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Ruling Party Under Fire for “Breaking Promise” on Election Threshold

The opposition accuses Georgia’s ruling party of breaking its earlier promise to lower the election threshold. “Georgian Dream” says it made no promises.

Next October, Georgia will be holding its first fully proportional parliamentary vote, designed to expand the pluralism in the Parliament. Yet, a recent poll coordinated by the Baltic Surveys/The Gallup Organization for the International Republican Institute (IRI), showed that only two parties – the ruling Georgian Dream and the opposition United National Movement – are certain to cross the five percent threshold. Critics fear such an outcome would only cement the existing political polarization and leave many voters unrepresented.

Last year, Georgian Dream Chairman Irakli Kobakhidze pledged to lower the threshold to two percent within a month following Georgia getting the EU candidacy “in December.” But soon after the European Commission issued such a recommendation in November this year, Kobakhidze said he promised no such thing and claiming otherwise was an “absolute lie.”

“When our promise was made in 2022, it was related to the decision to be made by the [European] Council in December 2022”, the chairman told reporters on November 15. “But then you remember that the European Council did not discuss Georgia at all, so this promise was automatically removed from the agenda.”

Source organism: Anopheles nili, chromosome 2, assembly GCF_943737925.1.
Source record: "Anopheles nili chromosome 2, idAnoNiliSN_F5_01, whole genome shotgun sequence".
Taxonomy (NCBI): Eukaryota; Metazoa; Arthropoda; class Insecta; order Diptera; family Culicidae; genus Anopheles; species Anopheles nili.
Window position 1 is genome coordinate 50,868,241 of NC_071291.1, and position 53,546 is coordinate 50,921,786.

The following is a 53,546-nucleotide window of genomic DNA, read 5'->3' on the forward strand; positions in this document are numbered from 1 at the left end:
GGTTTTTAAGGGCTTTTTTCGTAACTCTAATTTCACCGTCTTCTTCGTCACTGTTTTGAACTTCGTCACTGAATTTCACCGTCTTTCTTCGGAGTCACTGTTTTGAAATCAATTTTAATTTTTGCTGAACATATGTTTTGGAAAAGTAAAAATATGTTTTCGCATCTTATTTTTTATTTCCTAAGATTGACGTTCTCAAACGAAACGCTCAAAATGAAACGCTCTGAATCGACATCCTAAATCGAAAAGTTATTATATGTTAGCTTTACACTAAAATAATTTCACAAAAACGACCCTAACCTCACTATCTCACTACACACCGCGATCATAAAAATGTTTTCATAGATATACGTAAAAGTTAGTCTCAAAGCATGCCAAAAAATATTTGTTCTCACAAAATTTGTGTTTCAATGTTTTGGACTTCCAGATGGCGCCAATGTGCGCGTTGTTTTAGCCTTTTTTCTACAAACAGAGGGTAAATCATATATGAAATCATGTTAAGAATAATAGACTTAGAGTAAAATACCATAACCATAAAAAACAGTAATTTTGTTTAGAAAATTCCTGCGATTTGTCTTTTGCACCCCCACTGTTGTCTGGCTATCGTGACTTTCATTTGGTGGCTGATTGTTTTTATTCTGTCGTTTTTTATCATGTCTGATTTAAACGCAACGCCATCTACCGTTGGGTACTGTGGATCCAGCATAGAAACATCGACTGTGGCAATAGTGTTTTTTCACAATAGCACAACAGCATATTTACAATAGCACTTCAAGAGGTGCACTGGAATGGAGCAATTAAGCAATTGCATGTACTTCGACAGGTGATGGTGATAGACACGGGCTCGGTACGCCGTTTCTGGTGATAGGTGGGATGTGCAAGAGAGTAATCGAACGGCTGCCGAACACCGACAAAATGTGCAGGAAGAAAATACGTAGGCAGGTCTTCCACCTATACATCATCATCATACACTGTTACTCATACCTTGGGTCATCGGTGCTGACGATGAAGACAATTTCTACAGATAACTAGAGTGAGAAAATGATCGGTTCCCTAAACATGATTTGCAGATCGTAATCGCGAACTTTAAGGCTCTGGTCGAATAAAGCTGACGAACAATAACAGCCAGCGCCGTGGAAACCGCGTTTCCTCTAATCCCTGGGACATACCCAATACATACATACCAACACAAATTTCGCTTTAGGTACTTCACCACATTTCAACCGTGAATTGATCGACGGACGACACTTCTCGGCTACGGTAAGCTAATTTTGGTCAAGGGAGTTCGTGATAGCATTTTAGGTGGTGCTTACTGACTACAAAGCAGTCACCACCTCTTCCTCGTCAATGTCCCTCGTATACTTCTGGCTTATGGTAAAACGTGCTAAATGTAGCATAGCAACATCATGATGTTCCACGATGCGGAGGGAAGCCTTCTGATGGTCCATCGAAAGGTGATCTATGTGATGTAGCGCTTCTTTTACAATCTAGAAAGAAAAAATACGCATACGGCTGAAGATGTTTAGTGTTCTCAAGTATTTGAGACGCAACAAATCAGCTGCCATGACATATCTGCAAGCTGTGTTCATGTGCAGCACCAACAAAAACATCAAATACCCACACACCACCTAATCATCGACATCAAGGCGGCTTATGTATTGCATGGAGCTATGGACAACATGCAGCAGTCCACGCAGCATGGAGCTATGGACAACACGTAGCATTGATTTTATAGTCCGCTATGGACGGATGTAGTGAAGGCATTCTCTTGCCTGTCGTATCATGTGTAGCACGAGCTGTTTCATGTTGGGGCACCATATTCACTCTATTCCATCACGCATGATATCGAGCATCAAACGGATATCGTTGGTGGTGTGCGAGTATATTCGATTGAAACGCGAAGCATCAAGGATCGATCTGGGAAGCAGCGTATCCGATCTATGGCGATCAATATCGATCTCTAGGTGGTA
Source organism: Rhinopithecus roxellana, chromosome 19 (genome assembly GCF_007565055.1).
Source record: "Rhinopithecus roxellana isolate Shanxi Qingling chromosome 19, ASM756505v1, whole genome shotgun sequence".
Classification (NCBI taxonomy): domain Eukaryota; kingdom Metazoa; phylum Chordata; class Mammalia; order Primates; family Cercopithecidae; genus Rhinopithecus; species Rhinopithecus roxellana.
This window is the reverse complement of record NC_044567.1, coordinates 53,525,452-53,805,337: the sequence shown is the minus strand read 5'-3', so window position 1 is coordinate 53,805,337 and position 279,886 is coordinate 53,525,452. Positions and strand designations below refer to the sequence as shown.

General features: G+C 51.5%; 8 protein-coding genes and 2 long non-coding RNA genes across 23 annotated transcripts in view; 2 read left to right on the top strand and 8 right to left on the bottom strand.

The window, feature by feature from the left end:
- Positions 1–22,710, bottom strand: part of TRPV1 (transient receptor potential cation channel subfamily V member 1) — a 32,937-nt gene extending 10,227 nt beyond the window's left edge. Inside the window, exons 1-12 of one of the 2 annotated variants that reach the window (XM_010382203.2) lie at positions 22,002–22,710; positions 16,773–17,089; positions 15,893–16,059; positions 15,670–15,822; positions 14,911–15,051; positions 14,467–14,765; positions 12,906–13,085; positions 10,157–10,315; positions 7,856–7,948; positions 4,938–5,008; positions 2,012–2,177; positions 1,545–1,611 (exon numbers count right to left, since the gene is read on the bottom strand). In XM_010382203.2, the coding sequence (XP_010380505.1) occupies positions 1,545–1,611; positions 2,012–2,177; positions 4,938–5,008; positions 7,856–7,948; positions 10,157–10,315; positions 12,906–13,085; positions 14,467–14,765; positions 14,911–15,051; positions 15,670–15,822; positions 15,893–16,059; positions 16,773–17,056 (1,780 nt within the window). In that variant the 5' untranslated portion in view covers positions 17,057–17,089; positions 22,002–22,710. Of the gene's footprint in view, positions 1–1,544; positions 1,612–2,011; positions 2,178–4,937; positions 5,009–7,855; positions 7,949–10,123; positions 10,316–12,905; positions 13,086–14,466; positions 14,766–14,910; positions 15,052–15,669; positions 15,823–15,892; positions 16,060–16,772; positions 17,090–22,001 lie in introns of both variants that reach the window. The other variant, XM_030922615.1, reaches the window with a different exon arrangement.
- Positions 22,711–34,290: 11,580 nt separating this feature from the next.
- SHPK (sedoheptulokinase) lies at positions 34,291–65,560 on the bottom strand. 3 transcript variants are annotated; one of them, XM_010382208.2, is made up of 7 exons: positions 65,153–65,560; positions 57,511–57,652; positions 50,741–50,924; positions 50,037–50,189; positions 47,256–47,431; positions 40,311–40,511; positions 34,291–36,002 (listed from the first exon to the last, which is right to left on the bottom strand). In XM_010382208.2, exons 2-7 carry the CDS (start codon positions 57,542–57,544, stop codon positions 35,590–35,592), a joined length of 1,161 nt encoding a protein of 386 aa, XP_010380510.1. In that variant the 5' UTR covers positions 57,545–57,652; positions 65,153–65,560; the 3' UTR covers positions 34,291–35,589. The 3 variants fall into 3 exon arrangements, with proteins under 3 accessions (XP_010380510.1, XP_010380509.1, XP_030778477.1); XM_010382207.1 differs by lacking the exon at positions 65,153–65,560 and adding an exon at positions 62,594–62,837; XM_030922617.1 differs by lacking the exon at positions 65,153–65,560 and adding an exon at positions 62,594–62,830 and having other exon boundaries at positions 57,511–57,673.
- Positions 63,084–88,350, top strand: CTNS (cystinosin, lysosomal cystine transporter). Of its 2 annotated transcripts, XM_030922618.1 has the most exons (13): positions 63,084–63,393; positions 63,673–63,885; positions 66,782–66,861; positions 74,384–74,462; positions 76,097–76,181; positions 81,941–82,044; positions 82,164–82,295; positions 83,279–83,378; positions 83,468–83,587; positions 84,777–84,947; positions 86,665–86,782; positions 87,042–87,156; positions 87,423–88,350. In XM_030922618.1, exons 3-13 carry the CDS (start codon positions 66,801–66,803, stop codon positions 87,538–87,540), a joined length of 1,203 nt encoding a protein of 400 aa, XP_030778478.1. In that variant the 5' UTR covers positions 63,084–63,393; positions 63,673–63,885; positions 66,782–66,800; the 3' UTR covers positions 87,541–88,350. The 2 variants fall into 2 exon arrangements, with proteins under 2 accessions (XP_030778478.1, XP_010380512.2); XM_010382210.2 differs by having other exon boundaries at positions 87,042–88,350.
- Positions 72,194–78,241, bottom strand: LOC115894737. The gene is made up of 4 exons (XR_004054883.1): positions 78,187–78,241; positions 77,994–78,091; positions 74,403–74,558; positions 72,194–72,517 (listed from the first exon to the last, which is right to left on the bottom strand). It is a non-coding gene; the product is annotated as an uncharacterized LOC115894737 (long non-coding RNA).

Chairman Kobakhidze is clinging to a technicality: indeed, the Commission delayed the renewed discussion of Georgia’s progress, initially slated for December 2022, extending the deadline. Yet, this deal was on the table for a more substantive reason.

Significant constitutional changes adopted in 2017 meant that Georgia would switch to a fully proportional election system with a 5% threshold by 2024. Opponents from civil society and the expert community feared, even then, that the 5% percent threshold, combined with a ban on forming pre-election blocs, would make the vote outcomes less representative of Georgians’ political choices and stand in the way of ending one-party domination in the government.

Some smaller parties have tried to adapt since, joining forces and creating common platforms to boost their chances. But part of the opposition keeps calling on the GD to keep the promise, while activists have been preparing for protests to demand the change.

Making and breaking election reform promises

The Georgian public has a history of getting promises for election system reforms through widespread protests. Georgia’s ruling party, Georgian Dream, on its part, has a history of breaking those promises.

The party first promised a fully proportional system with a zero threshold in 2020 against the backdrop of public protests. However, the GD later reneged on this promise and settled for a one-off mixed proportional/majoritarian model with a 1% threshold for the 2020 elections. The lowering of the threshold allowed nine parties to enter parliament. After these elections, the Georgian Dream often took credit and boasted that the parliament was representative due to the 1% threshold.

Faced with a fresh political crisis following the 2020 elections, the Georgian Dream compromised on a 2% electoral threshold in the EU-brokered April 19 agreement. Although the ruling party later reneged on the agreement, it still pledged to follow through with the reform of the electoral system. In September 2021, an amendment supported by the ruling party and the opposition passed its first hearing in parliament. But it went no further.